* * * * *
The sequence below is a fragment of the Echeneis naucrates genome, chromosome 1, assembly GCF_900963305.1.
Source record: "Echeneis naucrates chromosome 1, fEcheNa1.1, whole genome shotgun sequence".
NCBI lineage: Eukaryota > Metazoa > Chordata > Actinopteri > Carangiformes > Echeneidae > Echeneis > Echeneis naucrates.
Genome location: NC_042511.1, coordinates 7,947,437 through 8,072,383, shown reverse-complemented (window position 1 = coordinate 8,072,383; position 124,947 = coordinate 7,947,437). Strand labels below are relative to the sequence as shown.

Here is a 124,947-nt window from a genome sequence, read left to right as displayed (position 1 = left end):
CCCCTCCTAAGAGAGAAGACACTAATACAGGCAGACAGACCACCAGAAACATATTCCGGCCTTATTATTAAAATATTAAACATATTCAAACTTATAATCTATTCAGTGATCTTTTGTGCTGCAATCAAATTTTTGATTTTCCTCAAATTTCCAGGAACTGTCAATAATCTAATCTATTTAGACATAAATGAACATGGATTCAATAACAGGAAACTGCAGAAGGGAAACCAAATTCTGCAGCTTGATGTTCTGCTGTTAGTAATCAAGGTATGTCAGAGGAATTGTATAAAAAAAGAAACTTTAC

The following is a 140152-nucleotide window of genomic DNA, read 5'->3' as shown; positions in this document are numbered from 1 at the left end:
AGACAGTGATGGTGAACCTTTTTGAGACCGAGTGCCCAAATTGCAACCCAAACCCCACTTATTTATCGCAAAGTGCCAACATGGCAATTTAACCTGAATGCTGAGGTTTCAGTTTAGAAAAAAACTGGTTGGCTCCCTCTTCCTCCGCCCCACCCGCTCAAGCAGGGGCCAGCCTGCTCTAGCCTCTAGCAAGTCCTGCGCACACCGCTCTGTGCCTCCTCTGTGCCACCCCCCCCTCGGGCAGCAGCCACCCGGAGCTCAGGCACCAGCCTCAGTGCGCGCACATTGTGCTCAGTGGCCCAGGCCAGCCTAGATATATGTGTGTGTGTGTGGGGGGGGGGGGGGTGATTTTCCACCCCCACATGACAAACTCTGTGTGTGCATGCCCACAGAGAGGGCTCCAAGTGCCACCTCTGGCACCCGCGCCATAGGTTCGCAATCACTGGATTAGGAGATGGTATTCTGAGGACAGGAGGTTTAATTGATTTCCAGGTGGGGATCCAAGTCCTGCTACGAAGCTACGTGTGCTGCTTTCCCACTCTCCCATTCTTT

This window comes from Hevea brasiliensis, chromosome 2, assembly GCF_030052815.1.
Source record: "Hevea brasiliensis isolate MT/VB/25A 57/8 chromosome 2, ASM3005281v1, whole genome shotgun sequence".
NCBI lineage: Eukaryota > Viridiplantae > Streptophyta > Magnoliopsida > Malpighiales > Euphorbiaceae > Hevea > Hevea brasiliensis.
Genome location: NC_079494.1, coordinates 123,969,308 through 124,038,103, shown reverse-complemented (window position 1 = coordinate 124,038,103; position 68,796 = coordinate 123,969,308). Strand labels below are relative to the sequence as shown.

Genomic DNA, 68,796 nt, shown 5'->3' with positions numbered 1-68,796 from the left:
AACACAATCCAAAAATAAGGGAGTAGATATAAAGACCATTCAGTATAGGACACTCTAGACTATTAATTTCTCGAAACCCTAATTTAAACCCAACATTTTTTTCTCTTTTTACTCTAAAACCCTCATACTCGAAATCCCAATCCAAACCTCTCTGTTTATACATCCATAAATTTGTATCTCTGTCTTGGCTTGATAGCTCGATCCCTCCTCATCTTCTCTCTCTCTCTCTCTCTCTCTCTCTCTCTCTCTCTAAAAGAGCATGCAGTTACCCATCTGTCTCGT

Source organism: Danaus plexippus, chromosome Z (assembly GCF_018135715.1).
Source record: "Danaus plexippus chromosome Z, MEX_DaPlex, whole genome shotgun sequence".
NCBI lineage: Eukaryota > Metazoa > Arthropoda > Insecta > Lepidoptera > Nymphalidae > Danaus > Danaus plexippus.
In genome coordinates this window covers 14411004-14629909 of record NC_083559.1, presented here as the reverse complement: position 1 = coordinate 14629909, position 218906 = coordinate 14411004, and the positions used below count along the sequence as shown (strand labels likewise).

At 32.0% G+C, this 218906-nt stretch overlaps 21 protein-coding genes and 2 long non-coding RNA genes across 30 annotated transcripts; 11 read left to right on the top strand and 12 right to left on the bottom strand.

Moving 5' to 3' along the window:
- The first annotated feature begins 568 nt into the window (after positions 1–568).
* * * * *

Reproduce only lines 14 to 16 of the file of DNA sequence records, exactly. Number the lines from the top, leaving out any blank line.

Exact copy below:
AACACAATCCAAAAATAAGGGAGTAGATATAAAGACCATTCAGTATAGGACACTCTAGACTATTAATTTCTCGAAACCCTAATTTAAACCCAACATTTTTTTCTCTTTTTACTCTAAAACCCTCATACTCGAAATCCCAATCCAAACCTCTCTGTTTATACATCCATAAATTTGTATCTCTGTCTTGGCTTGATAGCTCGATCCCTCCTCATCTTCTCTCTCTCTCTCTCTCTCTCTCTCTCTCTCTCTCTAAAAGAGCATGCAGTTACCCATCTGTCTCGT

Source organism: Danaus plexippus, chromosome Z (assembly GCF_018135715.1).
Source record: "Danaus plexippus chromosome Z, MEX_DaPlex, whole genome shotgun sequence".